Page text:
Recommended: The Lord of the Rings: The Rings of Power on Amazon Prime Video
What's The Lord of the Rings: The Rings of Power About?
Thousands of years before the events of The Lord of the Rings, the men, elves, dwarves, and small creatures of Middle Earth must contend with the threat of Sauron.
Why (and to whom) do we recommend it?
It's hard to understate just how foundationally shaking Peter Jackson's Lord of the Rings movies were, opening up realms of possibilities for the kinds of stories that Hollywood could tell — big, sweeping fantasy epics with tomes of lore and worlds, packed with different races of creatures, all with their own languages and customs — and that mainstream audiences would flock to. Here, more than 20 years after The Fellowship of the Ring premiered, we are in an entertainment environment that has more than borne that fruit. So what does it mean to delve back into the world of Middle Earth in a world where Game of Thrones and Westworld and Stranger Things and Lost (and so many others) have in some way or another carried that legacy forward?
The first thing to know about The Rings of Power is just how vast and sprawling a world it delivers, pretty much right off the bat. After kicking off — like The Lord of the Rings did before it — with a Galadriel-narrated prologue that tells of battle and valor among the Elves in beating back the forces of Sauron, we are introduced to a Middle Earth that is less connected and more mysterious to itself than it will be for Frodo and pals in the future. Galadriel and Elrond, two of the very few crossover characters, represent polar opposites in terms of the strategy for defeating an evil that is in retreat but not gone for good. Galadriel, who has felt the losses of war more personally, is willing to hunt the enemy down to the literal ends of the known world (and likely beyond) to defeat Sauron, while Elrond cautions her while also looking to build the kinds of coalitions that will ultimately prove fateful to this story.
Those coalitions will have to be built with the races of dwarves and men, and The Rings of Power spreads its story far and wide to include them. The humans in this story — at least in the two episodes that were given to critics — live uneasily with the elves that are in their realm. It's an occupation that's bred resentment among the farming communities. What we know from advance publicity about this project is that it will eventually depict the rise and fall of Númenor, the great kingdom of men that is referenced often in The Lord of the Rings, and which aligned with the elves to fight the armies of Sauron.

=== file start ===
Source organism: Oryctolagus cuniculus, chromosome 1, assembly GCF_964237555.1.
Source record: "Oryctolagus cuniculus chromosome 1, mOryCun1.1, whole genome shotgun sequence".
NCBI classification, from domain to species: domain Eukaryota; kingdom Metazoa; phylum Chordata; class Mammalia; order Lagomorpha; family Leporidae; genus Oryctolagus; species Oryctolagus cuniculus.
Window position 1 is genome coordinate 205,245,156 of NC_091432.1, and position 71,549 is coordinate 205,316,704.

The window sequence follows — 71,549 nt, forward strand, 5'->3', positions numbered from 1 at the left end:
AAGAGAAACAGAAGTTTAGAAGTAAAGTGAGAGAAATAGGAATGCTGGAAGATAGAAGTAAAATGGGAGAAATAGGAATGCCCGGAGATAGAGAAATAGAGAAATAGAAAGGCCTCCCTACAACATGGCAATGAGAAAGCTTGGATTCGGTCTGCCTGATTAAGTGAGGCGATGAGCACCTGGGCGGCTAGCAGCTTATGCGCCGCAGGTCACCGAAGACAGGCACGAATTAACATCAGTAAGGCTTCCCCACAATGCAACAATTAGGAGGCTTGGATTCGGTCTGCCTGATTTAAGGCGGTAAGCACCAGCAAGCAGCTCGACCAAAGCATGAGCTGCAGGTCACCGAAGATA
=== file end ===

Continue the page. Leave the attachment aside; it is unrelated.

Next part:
But at this point in the story that is far off, and so what we're seeing are the seedlings of events to come. For the here and now, there are mysteries and magicks afoot, many of them among the race of Harfoot people, who are not Hobbits except for how they behave and serve the functions of the story exactly the same as Hobbits. We are introduced to pals Nori and Poppy, a refreshing change of pace to have two female adventurers in the place of where we'd had four young male Hobbits in LOTR. The two come across a mysterious stranger at the end of the first episode, and what he's about remains very much a mystery.
The Rings of Power sets up a vast map for what is to be an epic story. It will likely try the patience of some viewers as they try to sort through the dozens of characters in far-removed locations (one lesson this show could take from Game of Thrones is to use its map interstitials in a way that lets us better orient one storyline from another geographically; as it stands it's pretty confusing).
The advantage The Rings of Power has is in some strong characterizations, in particular Morfydd Clark as Galadriel. Clark is best known for her terrifyingly committed performance as a nun in the horror film Saint Maud. The zealous faith she had to perform in that movie serves her well as a Galadriel who cannot stop herself from her ultimate quest for Sauron. Where that will lead her in this story that has only barely begun, there's no telling. But it's thrilling to watch her operate.
Pairs well with
TOPICS: The Lord of the Rings: The Rings of Power, Amazon Prime Video, Benjamin Walker, Charles Edwards, Charlotte Brändström, Daniel Weyman, Ismael Cruz Cordova, J.A. Bayona, JD Payne, Markella Kavenagh, Maxim Baldry, Megan Richards, Morfydd Clark, Nazanin Boniadi, Patrick McKay, Robert Aramayo, Sophia Nomvete, Tyroe Muhafidin, Wayne Yip